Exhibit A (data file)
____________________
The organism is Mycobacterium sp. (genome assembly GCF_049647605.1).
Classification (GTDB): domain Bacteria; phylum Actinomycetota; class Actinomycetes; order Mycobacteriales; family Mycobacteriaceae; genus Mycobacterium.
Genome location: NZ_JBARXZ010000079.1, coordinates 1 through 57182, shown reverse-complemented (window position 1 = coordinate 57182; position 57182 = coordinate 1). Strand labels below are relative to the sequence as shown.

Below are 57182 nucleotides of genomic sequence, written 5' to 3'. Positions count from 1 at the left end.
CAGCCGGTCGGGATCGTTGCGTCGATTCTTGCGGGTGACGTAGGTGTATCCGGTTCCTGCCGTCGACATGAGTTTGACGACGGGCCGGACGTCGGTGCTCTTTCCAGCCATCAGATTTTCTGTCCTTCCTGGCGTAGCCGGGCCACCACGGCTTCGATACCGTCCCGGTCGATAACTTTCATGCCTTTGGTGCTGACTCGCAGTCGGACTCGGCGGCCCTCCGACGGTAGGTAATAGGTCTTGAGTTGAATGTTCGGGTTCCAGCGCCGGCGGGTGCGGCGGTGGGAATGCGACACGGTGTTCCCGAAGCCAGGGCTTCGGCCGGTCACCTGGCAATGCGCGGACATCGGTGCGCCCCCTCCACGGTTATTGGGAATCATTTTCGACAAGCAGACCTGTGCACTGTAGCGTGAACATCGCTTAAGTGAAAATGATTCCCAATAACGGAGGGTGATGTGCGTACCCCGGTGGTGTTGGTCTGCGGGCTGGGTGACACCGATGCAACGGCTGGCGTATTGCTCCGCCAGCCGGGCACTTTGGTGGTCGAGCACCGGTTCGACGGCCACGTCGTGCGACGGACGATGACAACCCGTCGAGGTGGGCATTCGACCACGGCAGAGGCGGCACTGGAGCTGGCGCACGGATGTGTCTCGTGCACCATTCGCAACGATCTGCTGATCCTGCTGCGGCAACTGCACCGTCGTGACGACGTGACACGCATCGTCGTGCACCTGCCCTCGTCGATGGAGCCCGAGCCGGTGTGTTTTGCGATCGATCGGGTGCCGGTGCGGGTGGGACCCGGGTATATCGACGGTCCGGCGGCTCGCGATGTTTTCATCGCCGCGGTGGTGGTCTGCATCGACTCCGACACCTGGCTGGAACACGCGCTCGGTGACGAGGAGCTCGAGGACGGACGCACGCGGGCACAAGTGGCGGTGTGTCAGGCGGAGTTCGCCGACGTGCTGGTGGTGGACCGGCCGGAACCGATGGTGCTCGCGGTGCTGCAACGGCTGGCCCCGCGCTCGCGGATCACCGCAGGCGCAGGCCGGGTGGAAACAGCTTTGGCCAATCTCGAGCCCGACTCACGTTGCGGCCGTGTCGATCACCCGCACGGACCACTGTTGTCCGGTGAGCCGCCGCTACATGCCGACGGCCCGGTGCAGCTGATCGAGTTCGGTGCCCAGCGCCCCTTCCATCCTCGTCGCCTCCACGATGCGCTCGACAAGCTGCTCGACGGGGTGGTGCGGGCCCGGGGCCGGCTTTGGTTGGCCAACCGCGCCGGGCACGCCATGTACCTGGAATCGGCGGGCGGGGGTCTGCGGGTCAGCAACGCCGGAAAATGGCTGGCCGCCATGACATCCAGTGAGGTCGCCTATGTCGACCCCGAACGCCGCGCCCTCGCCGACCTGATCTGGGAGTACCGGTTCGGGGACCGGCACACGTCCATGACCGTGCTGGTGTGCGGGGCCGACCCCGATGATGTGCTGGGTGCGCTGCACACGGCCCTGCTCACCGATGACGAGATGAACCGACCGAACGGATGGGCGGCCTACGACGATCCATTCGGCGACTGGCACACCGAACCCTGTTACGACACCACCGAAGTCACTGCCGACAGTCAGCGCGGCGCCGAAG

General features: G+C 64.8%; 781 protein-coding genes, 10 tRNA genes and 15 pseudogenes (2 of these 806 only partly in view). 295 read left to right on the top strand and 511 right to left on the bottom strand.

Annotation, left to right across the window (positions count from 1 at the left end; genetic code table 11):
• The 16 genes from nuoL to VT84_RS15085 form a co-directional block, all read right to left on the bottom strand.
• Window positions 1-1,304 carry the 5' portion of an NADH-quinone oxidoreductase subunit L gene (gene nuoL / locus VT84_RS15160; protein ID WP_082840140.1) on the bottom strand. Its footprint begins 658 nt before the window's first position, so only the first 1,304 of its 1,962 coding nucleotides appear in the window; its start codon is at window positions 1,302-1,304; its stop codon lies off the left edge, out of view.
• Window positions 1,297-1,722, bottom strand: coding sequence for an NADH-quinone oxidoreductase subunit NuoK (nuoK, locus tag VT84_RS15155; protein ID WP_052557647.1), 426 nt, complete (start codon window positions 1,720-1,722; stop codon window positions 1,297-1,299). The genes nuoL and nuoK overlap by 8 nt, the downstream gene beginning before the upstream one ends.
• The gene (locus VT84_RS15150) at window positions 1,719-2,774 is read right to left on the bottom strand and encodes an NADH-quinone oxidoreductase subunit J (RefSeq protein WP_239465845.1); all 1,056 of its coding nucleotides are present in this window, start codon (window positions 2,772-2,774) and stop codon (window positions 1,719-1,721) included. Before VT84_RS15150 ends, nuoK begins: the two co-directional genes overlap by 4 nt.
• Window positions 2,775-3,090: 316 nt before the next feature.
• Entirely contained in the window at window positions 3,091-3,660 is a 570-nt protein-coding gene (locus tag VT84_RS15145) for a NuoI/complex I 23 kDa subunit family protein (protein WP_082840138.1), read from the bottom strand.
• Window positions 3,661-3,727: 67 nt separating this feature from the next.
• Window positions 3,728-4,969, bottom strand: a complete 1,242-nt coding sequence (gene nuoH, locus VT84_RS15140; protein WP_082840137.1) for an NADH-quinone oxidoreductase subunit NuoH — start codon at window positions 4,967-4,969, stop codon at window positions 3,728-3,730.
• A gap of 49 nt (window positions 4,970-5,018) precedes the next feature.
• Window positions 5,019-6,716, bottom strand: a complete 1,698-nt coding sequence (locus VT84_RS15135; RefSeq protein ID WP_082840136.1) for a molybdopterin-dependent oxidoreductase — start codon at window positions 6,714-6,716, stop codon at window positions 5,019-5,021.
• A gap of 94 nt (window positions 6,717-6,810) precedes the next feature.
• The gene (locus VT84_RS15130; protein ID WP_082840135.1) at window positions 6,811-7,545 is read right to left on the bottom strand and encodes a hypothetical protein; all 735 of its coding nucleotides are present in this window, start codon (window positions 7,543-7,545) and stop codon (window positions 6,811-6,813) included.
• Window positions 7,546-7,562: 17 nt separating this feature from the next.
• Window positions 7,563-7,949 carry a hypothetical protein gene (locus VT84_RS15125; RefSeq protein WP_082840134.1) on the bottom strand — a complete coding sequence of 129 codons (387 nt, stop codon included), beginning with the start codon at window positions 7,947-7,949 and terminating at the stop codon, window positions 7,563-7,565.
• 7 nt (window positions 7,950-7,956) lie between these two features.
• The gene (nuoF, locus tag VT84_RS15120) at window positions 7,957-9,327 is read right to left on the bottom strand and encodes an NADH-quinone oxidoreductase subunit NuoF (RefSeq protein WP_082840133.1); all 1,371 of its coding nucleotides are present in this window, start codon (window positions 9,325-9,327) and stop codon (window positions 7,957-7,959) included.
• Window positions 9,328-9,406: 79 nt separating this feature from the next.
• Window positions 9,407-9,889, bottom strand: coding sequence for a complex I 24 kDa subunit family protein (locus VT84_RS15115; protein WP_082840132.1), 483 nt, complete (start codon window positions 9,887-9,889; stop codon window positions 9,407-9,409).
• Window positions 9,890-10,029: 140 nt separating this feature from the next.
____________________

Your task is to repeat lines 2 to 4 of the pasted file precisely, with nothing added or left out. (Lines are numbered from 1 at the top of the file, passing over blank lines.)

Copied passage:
Classification (GTDB): domain Bacteria; phylum Actinomycetota; class Actinomycetes; order Mycobacteriales; family Mycobacteriaceae; genus Mycobacterium.
Genome location: NZ_JBARXZ010000079.1, coordinates 1 through 57182, shown reverse-complemented (window position 1 = coordinate 57182; position 57182 = coordinate 1). Strand labels below are relative to the sequence as shown.

Below are 57182 nucleotides of genomic sequence, written 5' to 3'. Positions count from 1 at the left end.